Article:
Barbara Ballinger is a freelance writer and the author of several books on real estate, architecture, and remodeling, including The Kitchen Bible: Designing the Perfect Culinary Space (Images Publishing, 2014). Barbara’s most recent book is The Garden Bible: Designing Your Perfect Outdoor Space, co-authored with Michael Glassman (Images, 2015).
Illuminate Listings Without Breaking the Bank
Help sellers put their homes in the best light before you put them on the market. New lighting industry innovations can help play up the hard work put into getting a house ready for sale, show how rooms are meant to function, and pass along energy-efficient savings to buyers.
May 9, 2017
The proper illumination can shine a crisp spotlight, spread a wide beam, or cast a warm glow on a home’s best features to make a listing more appealing to buyers. Thankfully, most sellers don’t need to hire an electrician, install recessed cans, or purchase expensive fixtures in order to gain the benefits of this type of staging.
Updated lighting not only helps your listing stand out visually but also attracts buyers eager to save energy and electricity costs. Here are a few ways you and your clients can take advantage of the latest developments in the lighting industry.
Two simple steps will help sellers improve lighting in their homes without any technological wizardry and minimal expense:
Make rooms airy and bright. This option is not only easy, it’s also completely free. Advise sellers to remove heavy draperies and other window treatments to let in as much natural light as possible, says Nancy Goldstein, principal of Light Positive, a lighting design firm in Marblehead, Mass. The more natural light, the fewer bulbs have to be added.
Check that bulbs work. It sounds basic, and it is, but homeowners may not notice bulbs that have died, especially in fixtures with multiple bulbs or in closets and less frequently used spaces such as attics and some basements.
Explore DIY options. Not only have these new lighting options come down in price over the years, LED options are also often much easier to install, even in some cases by DIYers. Under kitchen cabinets, sellers can easily attach modular strips with adhesive for much-needed task lighting. Rey-Barreau says a 24-inch strip will cost between $30 and $50 and is much easier for a DIYer than the old sockets that had to drilled into the base of cabinets.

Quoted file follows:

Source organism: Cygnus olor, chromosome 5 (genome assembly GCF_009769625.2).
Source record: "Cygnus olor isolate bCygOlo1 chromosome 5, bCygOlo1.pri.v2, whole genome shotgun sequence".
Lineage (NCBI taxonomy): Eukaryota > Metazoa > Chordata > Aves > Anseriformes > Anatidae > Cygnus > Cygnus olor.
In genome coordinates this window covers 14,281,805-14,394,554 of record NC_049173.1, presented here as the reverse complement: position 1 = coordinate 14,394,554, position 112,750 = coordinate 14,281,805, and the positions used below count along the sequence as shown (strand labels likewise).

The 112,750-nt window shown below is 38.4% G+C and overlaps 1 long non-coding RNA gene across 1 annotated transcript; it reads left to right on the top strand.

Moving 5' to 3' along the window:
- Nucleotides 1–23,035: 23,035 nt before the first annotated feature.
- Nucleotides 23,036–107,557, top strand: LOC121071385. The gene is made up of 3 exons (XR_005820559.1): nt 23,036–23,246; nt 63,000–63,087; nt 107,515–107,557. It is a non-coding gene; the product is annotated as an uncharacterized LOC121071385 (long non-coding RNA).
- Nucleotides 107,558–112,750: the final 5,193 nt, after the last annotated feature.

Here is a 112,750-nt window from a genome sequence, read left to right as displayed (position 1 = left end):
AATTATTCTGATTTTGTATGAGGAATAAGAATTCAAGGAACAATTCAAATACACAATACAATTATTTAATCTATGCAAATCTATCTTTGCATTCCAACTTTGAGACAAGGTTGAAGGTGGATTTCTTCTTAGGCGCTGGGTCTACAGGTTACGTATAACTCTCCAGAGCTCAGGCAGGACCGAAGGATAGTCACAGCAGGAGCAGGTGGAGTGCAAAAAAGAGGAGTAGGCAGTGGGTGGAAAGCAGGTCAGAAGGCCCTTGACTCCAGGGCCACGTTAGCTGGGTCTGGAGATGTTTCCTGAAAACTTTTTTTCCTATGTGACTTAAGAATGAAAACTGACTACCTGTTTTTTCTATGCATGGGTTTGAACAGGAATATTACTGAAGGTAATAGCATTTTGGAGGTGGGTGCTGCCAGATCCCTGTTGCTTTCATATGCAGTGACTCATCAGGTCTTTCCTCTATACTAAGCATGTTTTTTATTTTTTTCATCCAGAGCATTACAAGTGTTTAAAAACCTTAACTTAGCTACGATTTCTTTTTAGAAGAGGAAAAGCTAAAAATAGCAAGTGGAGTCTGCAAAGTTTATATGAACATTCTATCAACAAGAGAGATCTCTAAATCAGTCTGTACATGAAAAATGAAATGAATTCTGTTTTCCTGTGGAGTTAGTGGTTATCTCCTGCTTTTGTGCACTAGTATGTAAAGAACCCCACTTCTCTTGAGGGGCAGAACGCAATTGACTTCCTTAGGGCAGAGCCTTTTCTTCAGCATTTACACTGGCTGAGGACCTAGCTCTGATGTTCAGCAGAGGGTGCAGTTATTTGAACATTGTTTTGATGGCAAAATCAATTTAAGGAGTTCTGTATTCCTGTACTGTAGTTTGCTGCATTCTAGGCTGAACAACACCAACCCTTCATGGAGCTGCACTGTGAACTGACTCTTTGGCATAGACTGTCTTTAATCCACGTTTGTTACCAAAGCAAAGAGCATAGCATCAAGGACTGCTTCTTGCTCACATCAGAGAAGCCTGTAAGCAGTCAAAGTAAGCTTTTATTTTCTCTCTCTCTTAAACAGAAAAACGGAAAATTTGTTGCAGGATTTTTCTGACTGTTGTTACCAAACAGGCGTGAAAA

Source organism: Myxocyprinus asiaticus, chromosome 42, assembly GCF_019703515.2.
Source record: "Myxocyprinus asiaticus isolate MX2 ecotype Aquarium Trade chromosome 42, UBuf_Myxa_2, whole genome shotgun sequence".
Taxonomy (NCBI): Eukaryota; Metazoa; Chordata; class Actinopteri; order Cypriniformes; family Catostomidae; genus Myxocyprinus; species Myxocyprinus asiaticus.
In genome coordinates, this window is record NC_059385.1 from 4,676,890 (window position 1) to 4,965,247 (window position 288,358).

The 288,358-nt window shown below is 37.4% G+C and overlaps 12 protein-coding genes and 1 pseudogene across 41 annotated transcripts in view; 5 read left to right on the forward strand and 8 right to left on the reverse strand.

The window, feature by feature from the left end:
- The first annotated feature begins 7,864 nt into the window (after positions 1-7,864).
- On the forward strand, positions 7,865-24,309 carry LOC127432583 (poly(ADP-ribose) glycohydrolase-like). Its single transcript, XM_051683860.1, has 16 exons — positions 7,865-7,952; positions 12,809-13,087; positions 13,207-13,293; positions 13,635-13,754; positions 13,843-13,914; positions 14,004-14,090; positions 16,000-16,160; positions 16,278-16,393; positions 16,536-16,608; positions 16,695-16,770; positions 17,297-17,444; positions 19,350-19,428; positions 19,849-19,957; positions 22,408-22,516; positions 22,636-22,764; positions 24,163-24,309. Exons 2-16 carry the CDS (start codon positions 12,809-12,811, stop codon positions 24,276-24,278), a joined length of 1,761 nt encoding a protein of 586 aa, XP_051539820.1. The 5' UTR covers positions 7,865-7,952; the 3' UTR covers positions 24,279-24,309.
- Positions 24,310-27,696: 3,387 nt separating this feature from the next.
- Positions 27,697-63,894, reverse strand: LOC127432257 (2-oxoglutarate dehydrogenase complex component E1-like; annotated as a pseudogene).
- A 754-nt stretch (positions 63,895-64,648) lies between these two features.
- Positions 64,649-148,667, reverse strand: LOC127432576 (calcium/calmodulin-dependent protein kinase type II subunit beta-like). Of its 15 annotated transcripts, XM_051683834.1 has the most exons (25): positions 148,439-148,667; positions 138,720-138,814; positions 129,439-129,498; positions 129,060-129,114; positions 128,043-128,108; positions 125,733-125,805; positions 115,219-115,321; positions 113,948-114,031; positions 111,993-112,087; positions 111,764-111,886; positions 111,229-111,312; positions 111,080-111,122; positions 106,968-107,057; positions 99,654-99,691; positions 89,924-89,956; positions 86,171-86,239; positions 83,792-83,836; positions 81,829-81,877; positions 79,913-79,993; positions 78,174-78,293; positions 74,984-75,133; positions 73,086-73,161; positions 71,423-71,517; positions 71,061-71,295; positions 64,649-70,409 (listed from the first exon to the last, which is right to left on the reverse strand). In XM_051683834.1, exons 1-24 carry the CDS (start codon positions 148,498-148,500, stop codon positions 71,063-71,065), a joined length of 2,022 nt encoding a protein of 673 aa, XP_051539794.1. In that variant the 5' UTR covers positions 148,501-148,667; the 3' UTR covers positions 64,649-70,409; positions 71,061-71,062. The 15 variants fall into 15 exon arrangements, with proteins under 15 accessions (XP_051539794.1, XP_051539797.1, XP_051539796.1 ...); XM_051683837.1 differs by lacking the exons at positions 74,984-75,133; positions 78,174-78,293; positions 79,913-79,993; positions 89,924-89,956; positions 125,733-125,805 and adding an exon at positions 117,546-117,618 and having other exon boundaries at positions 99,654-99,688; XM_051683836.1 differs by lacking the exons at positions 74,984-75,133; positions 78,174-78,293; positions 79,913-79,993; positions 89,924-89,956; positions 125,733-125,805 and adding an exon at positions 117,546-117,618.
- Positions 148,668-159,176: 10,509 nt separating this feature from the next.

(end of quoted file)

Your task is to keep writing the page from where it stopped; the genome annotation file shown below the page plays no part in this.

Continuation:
Enhance safety. Smart lighting choices can also help alleviate buyers’ concerns about safety. Programmable systems can turn lights on and off in a room or entire house to avoid a vacant home look. Once pricey and complicated to install because they had to be hardwired, new options are wireless and less time-consuming and costly to install. They’re also more user-friendly to operate and can be controlled from smart devices and security systems, says Nancy Goldstein, a principal with Light Positive, a lighting design resource in Marblehead, Mass.
Play up the outdoors. Landscape lighting can also enhance safety while helping to highlight textures and plants outdoors, says Rey-Barreau. It brings the outdoors in to expand a home’s sense of space. “It minimizes the confining ‘black mirror’ effect that large areas of glass can produce when there’s no view beyond the panes at night,” says Goldstein. Costs here have also come down thanks to starter kits with four to eight lights available for $100 to $200, says Joe Dugandzic, executive producer and editorial director of Smarter Home Life, a website and YouTube channel about home automation and lighting.
Choose the right bulb and fixture. Too many sellers still buy bulbs on sale or don’t pair the right bulb with the right fixture for the desired need, says Dugandzic. For example, he suggests using an uplight-style lamp to illuminate a dark corner. Homeowners should consider light output or brightness (measured in lumens, rather than watts) and the color temperature, from warm white to cool blue (measured in Kelvins). Thanks to Federal Trade Commission requirements, manufacturers must now label packages with a “Lighting Facts” box that details this information as well as the bulb’s life expectancy, energy use, and estimated annual costs.
Experts differ on specifics but here are a few tips from John Hales, owner of Mr. Electric of Greater Augusta, a Georgia company specializing in electrical installation and repair services, about what should be used where:
- Living room. Mixed lighting should reflect the many ways this room can be used. Try adjustable lamps paired with three-way LED bulbs from 1,500 to 3,000 lumens and 2,200–3,000K in the color temperature range.
- Dining room. Dimmable fixtures paired with dimmable LEDs allow for brightness to be varied from 3,000 to 6,000 lumens and 2,200–3,000K. Make sure clients know different LED bulbs require different dimmers and are not interchangeable.
- Kitchen. Because of the different functions of this versatile room, good ranges are from 4,000 to 8,000 lumens and 2,700–5,000K.
- Bedroom. To preserve circadian rhythms, go for 1,500 to 4,000 lumens and a color temperature range of 2,700–3,000K.
- Bathroom. Task lighting around a mirror and general overhead lighting should be bright, from 4,000 to 8,000 lumens and in the 3,000–5,000K range.
- Home office. Cool white lights in the 3,000 to 6,000 lumens and 3,500–5,000K color range can spur productivity.